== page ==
At first glance, Lima appears to be a gigantic metropolis that never ends, extending from the ocean into the hills. This city is nothing like the tourist photos of colorfully attired Andean locals posing with their llamas in front of towering mountain peaks. But a closer look reveals that this massive city, which is home to almost a third of Peru’s population, has its own sights and activities that are equally fascinating and vibrant as the inland scenes you’ve imagined.
Spend some time exploring this dynamic city and visiting its top-notch museums to get a sense of Peru’s history and culture before traveling further. Admire the colonial architecture of its stunning structures, which are adorned with ornately carved wooden balconies and Baroque details.
Best Places to Visit in Lima Peru
Follow our list of the top attractions in Lima to discover all the greatest locations to visit in this wonderful city.
1. The San Francisco Convent
The catacombs beneath the Convento de San Francisco (the San Francisco church and its monastery) are where around 10,000 people’s remains rest who were buried when it served as Lima’s first cemetery. A network of confined passageways with bone walls on either side can be found below the church.
In one location, a sizable spherical hole is filled with skulls and bones that have been placed in a geometric form to resemble a work of art. In the event that Mass is taking place upstairs, the sound echoes ominously through the tunnels.
There is a lot more here to view. The monastery’s magnificent collection of sacred art is housed in the monastery’s library, which is on the upper floor. The painting depicting the Last Supper with a demon standing next to Judas and the apostles eating guinea pig is its most famous feature.
The cathedral of Lima dominates the Plaza de Armas’ eastern side. The initial cathedral was built starting in 1535, and it was expanded in 1564 after being modeled after the cathedral in Seville, Spain.
It was damaged in the 1687 earthquake and nearly demolished in the 1746 great quake, but it was swiftly reconstructed to its current state. Look for the magnificently carved choir, a representation of Jesus in the chapel dedicated to St. John the Baptist, and the elaborate churrigueresque altars.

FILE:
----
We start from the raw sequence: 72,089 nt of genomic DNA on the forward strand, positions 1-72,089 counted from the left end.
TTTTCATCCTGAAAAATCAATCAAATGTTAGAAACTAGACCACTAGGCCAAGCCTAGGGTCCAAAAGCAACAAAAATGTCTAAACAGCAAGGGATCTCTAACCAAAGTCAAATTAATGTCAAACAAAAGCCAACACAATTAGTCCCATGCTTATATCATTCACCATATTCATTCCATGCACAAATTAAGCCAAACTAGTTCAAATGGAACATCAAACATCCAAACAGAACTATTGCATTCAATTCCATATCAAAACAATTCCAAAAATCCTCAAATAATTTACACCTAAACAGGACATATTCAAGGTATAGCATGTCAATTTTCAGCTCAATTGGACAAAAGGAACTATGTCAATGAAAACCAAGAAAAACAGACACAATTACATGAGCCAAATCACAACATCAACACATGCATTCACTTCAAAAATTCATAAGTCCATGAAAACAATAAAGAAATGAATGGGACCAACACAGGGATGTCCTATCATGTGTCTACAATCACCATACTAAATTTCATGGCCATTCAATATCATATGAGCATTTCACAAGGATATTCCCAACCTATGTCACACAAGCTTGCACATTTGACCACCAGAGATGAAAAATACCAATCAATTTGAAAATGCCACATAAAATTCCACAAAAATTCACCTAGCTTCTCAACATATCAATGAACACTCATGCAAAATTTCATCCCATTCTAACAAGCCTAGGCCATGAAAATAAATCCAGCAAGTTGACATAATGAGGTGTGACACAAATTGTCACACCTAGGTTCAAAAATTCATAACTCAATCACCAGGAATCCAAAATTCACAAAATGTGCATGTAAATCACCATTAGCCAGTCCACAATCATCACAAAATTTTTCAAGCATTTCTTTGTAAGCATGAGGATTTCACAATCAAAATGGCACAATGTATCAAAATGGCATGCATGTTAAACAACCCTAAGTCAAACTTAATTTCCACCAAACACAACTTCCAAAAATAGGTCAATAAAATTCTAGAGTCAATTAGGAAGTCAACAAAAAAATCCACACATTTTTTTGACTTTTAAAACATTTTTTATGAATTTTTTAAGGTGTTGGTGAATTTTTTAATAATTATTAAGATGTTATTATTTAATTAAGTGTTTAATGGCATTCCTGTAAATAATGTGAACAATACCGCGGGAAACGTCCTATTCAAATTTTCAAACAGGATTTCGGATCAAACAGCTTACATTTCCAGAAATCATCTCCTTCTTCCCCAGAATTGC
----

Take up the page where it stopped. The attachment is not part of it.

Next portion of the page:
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The tomb of Francisco Pizarro, the creator of Lima, is housed in a church with mosaic decorations. The back of the cathedral has a modest Museum of Religious Art, and the courtyard has a very nice tea room.
3. Magic Water Tour Circuito Magico del Agua at the Reserve Park
When the Magic Water Tour first debuted in the Park of the Reserve in 2007, two million people had taken it. With 13 different fountains, it is the largest fountain complex in the world.
The Fuente Tnel de las Sorpresas (Tunnel of Surprises) is a 35-meter water tunnel that you may walk through, while the Fuente Mágica, the largest, blasts a jet of water more than 80 meters high. A laser and visual spectacle at the Fuente de la Fantasia features jets that are timed to music.
4. Take a stroll in Love Park, Parque del Amor
The Parque del Amor (Park of Love) on the Malecón in Miraflores is the most romantic place to see the sunset. The sloping walls are lined with mosaic patterns made from tiny tiles that are frequently likened to those created by Antoni Gaud for Parc Güell in Barcelona, Spain.
The mosaics incorporate poetry by Peruvian poets, including Abelardo Sánchez León and Augusto Tamayo Vargas. The park’s focal point, El Beso (The Kiss), a sizable sculpture of an embracing couple created by Peruvian sculptor Victor Delfin, is reached through meandering paths that are surrounded by flowers and go along the clifftops.
5. Visit Miraflores to shop, in Peru
Just south of the city’s center, on cliffs overlooking the ocean, is the Miraflores district, which combines some lovely old colonial residences with modern glass-and-steel office buildings and a lot of open space.
Hang gliders frequently drift from the cliffs above surfers in the waves below, and lovely parks and natural spaces extend along the cliff tops overlooking the water. In this wealthier area, costs should be a little bit more.